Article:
A circular and fascinating hiking trail on the Ancient Ligurians area in Pignone
Difference in altitude: about 135 meters
Trail number: 556, then 556v (it’s called Anello del Benessere too. It means Wellness Circuit)
Recommended period: all year round as long as it’s good weather
Duration: 1 hour and a half
Suggestions: the hiking trail is very suitable for mountain biking too
Among the many hiking trails in Pignone, the one of Monte Castellaro has a millennial charm
These days Italy has become a traffic light: beacuse of the pandemic we have becomed red, orange or yellow zones. In the days when in Liguria there was a partial lockdown, accompanied by my fiance, I ventured into the hiking trails that wind through the heart of the Val di Vara, near the village where I live. To get away from smart working for a little while and breathe some fresh air, away from the crowds and with my face mask in the backpack, I decided to undertake a simple excursion but in close contact with nature and full of history. The route, marked with the number 556 (then 556v), starts from Pignone and reaches Monte Castellaro, the hill where some artifacts dating back to the ancient Ligurian populations were found.
The path is short and pleasant, so it’s suitable also if you are hiking with children as long as you pay attention to go up and then down: the ground is in fact wet and covered in sections by moss. A walk for adults and children to discover the origins of the population of our territory.
How to reach Pignone
The best way to get to the village is by car. Starting from La Spezia, take the tunnel towards Riccò del Golfo (Via Aurelia). Then, after Riccò del Golfo, at Pian di Barca there will be a junction. You need to take the left for Pignone. The village is located about 17 km from La Spezia and the road, despite being full of curves, is well signposted.
Starting from Levanto or Monterosso, go up the Colle di Gritta and then follow the signs. From these 2 villages Pignone is about 15 kilometers away.
You can leave your car on the street, there is a large spot to park the car front of the entrance to the historic center.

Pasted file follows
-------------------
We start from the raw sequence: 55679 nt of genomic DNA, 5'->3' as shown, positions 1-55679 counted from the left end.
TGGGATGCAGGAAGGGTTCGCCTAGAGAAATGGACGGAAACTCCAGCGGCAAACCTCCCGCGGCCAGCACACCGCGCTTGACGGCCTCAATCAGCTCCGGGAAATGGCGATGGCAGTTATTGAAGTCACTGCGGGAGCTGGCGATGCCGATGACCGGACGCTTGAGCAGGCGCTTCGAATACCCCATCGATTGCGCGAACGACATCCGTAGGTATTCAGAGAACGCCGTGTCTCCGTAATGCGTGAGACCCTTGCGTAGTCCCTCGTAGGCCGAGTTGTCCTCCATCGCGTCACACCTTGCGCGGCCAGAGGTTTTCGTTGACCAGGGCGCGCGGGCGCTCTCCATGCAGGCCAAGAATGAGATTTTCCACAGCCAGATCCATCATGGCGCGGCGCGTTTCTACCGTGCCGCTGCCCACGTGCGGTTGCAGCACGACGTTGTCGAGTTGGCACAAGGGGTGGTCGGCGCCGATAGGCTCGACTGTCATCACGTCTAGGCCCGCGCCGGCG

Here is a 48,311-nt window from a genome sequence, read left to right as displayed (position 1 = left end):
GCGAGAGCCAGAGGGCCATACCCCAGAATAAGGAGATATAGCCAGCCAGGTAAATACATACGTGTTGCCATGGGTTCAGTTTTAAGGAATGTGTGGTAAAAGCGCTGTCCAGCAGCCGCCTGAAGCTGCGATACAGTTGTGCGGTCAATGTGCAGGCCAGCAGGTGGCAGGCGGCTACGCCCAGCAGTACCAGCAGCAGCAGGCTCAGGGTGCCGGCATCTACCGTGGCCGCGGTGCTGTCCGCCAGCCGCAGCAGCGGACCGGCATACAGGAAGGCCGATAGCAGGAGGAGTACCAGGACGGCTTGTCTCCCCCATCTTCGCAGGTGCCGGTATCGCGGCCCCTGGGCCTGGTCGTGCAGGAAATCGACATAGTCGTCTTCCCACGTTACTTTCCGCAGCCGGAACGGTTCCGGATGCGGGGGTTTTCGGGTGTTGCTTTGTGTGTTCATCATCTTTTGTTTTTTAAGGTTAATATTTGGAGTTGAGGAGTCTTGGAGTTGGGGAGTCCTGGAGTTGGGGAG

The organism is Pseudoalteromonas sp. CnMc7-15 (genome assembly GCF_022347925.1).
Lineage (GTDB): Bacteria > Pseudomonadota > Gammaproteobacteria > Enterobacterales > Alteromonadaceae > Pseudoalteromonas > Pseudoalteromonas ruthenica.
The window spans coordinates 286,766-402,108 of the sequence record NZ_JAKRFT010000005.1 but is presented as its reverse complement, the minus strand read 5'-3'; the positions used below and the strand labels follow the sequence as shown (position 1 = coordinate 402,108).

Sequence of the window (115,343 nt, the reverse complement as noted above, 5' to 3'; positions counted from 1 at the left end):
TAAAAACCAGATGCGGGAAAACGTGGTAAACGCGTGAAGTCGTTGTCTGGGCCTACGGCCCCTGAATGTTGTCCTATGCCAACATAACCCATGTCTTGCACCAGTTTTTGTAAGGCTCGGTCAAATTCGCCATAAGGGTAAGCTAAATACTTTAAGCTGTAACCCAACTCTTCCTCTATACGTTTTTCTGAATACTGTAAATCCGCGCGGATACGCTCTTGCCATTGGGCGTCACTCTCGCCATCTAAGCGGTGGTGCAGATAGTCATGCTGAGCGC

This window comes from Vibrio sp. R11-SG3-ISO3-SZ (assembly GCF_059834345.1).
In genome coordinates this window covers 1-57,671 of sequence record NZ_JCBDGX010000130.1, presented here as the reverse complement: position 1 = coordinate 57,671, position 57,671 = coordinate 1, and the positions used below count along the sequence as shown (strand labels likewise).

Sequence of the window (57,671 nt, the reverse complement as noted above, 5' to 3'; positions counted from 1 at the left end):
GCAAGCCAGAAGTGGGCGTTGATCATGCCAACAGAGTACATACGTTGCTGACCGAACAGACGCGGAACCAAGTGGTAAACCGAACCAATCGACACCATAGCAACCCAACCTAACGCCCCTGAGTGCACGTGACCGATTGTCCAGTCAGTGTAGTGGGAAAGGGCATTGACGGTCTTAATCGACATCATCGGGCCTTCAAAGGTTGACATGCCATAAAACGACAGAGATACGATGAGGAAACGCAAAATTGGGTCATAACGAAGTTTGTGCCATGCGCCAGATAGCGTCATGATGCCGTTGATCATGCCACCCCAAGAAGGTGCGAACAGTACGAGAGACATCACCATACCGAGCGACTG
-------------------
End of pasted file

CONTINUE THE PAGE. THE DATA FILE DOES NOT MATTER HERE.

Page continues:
Pignone: an ancient crossroad between the coast and the hinterland
The village has very ancient origins, in fact the first residential settlement, found right on Mount Castellaro above Pignone, dates back to the Bronze and Iron Ages. Because of these findings, the area has become a site of community interest since 2000. Other finds now in the museum of the San Giorgio Castle in La Spezia date back to the ancient Ligurian population.
Later, under the Romans, Pignone represented an excellent stopping point on the road that connected the current Sestri Levante with Velleia, near the Piacenza Apennines. The first document in which Pignone appears dates back to shortly after the year 1000 and connects it to the still existing church of Santa Maria Assunta. In 1149, however, in a papal bull of Pope Eugene III, the rural village first dedicated to pagan worship, which later became Christian, is widely described.
The village passed from the domain of Malaspina family to that of the counts of Luni, to that of Fieschi (who made improvements in the road network and rebuilt the church of Santa Maria Assunta) and then ended up under the Republic of Genoa, precisely in the Capitaneato di Levanto.
Pignone hosted King Henry VII of Luxembourg in 1312, escorted by Cardinal Luca Fieschi and 1500 soldiers, during his journey to be crowned emperor in Rome.
During the Napoleonic period the city hall was moved to Casale, and then returned to Pignone during the Savoy reign.
More recently the village, as well as other ones in Val di Vara, was an important place of trade. In fact, the paths and the ancient mule tracks were used to transport products to and from the coast: oil, salt and fish products were exchanged for agricultural products (especially potatoes, corn and beans) and meat.
Pignone was the first village in the Val di Vara to obtain the flag for slow food. The products that come from the territories of this municipality are very famous, especially potatoes, beans and sausages, all treated and processed according to traditional methods.
In 2011 Pignone was the ground of the flood that hit Val di Vara, Cinque Terre and Lunigiana. In this village, in addition to damage to homes and commercial activities, the medieval bridge collapsed due to the flooding of the stream.
The historic center of the town develops around the municipal loggia in Marconi Square from where a series of carugi ( in local dialect: narrow village roads) with typical colored houses winds, close by Pignone stream, from which the village takes its name. Do not miss the ancient aqueduct of the ‘500 about ten minutes walk from the historic center.
A uphill set in the green rocks